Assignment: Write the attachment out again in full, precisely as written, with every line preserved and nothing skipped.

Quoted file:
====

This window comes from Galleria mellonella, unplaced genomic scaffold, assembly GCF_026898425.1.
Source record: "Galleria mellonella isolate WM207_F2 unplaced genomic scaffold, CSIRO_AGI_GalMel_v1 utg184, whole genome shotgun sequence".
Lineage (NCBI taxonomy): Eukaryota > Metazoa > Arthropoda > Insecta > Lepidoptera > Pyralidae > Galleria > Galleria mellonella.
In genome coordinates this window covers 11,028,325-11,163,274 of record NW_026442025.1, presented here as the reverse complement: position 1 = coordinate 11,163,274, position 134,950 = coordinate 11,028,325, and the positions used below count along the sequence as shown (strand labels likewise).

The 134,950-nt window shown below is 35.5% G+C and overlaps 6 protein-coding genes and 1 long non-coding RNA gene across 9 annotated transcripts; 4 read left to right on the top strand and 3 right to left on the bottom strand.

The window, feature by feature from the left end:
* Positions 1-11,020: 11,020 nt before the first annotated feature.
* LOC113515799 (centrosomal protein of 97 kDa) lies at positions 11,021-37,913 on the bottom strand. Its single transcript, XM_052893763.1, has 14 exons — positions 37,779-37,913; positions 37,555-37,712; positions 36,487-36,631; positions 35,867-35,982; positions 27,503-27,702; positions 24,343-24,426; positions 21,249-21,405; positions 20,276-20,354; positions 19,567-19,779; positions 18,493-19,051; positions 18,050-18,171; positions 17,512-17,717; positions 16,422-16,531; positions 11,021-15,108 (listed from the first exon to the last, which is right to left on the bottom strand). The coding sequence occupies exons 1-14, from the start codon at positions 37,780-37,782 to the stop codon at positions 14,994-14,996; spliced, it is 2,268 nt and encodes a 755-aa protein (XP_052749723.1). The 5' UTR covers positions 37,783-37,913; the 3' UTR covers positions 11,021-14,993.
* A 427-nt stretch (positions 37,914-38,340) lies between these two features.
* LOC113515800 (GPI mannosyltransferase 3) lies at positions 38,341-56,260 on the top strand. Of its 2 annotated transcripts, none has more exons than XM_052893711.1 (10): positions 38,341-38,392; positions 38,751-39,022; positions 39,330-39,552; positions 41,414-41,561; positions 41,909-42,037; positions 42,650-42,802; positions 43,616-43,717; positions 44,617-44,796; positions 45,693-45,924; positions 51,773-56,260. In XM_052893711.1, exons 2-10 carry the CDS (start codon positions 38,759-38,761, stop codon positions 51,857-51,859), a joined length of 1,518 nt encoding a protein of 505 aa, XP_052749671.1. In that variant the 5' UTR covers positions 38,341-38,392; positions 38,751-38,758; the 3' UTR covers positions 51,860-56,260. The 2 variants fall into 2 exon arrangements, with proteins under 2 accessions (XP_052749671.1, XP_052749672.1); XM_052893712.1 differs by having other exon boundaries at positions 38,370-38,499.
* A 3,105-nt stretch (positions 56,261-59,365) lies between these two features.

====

This window comes from Galleria mellonella, unplaced genomic scaffold, assembly GCF_026898425.1.
Source record: "Galleria mellonella isolate WM207_F2 unplaced genomic scaffold, CSIRO_AGI_GalMel_v1 utg184, whole genome shotgun sequence".
Lineage (NCBI taxonomy): Eukaryota > Metazoa > Arthropoda > Insecta > Lepidoptera > Pyralidae > Galleria > Galleria mellonella.
In genome coordinates this window covers 11,028,325-11,163,274 of record NW_026442025.1, presented here as the reverse complement: position 1 = coordinate 11,163,274, position 134,950 = coordinate 11,028,325, and the positions used below count along the sequence as shown (strand labels likewise).

The 134,950-nt window shown below is 35.5% G+C and overlaps 6 protein-coding genes and 1 long non-coding RNA gene across 9 annotated transcripts; 4 read left to right on the top strand and 3 right to left on the bottom strand.

The window, feature by feature from the left end:
* Positions 1-11,020: 11,020 nt before the first annotated feature.
* LOC113515799 (centrosomal protein of 97 kDa) lies at positions 11,021-37,913 on the bottom strand. Its single transcript, XM_052893763.1, has 14 exons — positions 37,779-37,913; positions 37,555-37,712; positions 36,487-36,631; positions 35,867-35,982; positions 27,503-27,702; positions 24,343-24,426; positions 21,249-21,405; positions 20,276-20,354; positions 19,567-19,779; positions 18,493-19,051; positions 18,050-18,171; positions 17,512-17,717; positions 16,422-16,531; positions 11,021-15,108 (listed from the first exon to the last, which is right to left on the bottom strand). The coding sequence occupies exons 1-14, from the start codon at positions 37,780-37,782 to the stop codon at positions 14,994-14,996; spliced, it is 2,268 nt and encodes a 755-aa protein (XP_052749723.1). The 5' UTR covers positions 37,783-37,913; the 3' UTR covers positions 11,021-14,993.
* A 427-nt stretch (positions 37,914-38,340) lies between these two features.
* LOC113515800 (GPI mannosyltransferase 3) lies at positions 38,341-56,260 on the top strand. Of its 2 annotated transcripts, none has more exons than XM_052893711.1 (10): positions 38,341-38,392; positions 38,751-39,022; positions 39,330-39,552; positions 41,414-41,561; positions 41,909-42,037; positions 42,650-42,802; positions 43,616-43,717; positions 44,617-44,796; positions 45,693-45,924; positions 51,773-56,260. In XM_052893711.1, exons 2-10 carry the CDS (start codon positions 38,759-38,761, stop codon positions 51,857-51,859), a joined length of 1,518 nt encoding a protein of 505 aa, XP_052749671.1. In that variant the 5' UTR covers positions 38,341-38,392; positions 38,751-38,758; the 3' UTR covers positions 51,860-56,260. The 2 variants fall into 2 exon arrangements, with proteins under 2 accessions (XP_052749671.1, XP_052749672.1); XM_052893712.1 differs by having other exon boundaries at positions 38,370-38,499.
* A 3,105-nt stretch (positions 56,261-59,365) lies between these two features.